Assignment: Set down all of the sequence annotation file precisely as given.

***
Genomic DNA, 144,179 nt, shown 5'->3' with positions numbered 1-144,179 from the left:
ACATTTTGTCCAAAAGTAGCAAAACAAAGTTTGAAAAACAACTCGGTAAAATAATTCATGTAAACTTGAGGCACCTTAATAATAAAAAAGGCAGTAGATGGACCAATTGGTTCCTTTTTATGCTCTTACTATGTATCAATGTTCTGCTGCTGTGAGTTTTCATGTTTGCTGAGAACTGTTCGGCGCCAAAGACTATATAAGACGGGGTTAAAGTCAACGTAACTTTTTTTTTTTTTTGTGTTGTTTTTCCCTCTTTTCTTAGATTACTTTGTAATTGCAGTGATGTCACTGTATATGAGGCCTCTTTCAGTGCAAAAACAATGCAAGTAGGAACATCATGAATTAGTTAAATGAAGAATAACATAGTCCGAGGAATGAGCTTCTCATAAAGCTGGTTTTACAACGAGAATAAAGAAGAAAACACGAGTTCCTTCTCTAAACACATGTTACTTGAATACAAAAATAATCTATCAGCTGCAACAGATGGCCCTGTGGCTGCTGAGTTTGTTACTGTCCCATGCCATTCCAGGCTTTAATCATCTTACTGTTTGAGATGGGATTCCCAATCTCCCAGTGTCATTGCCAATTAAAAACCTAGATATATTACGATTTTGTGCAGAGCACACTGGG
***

Genomic DNA, 144,179 nt, shown 5'->3' with positions numbered 1-144,179 from the left:
ACATTTTGTCCAAAAGTAGCAAAACAAAGTTTGAAAAACAACTCGGTAAAATAATTCATGTAAACTTGAGGCACCTTAATAATAAAAAAGGCAGTAGATGGACCAATTGGTTCCTTTTTATGCTCTTACTATGTATCAATGTTCTGCTGCTGTGAGTTTTCATGTTTGCTGAGAACTGTTCGGCGCCAAAGACTATATAAGACGGGGTTAAAGTCAACGTAACTTTTTTTTTTTTTTGTGTTGTTTTTCCCTCTTTTCTTAGATTACTTTGTAATTGCAGTGATGTCACTGTATATGAGGCCTCTTTCAGTGCAAAAACAATGCAAGTAGGAACATCATGAATTAGTTAAATGAAGAATAACATAGTCCGAGGAATGAGCTTCTCATAAAGCTGGTTTTACAACGAGAATAAAGAAGAAAACACGAGTTCCTTCTCTAAACACATGTTACTTGAATACAAAAATAATCTATCAGCTGCAACAGATGGCCCTGTGGCTGCTGAGTTTGTTACTGTCCCATGCCATTCCAGGCTTTAATCATCTTACTGTTTGAGATGGGATTCCCAATCTCCCAGTGTCATTGCCAATTAAAAACCTAGATATATTACGATTTTGTGCAGAGCACACTGGG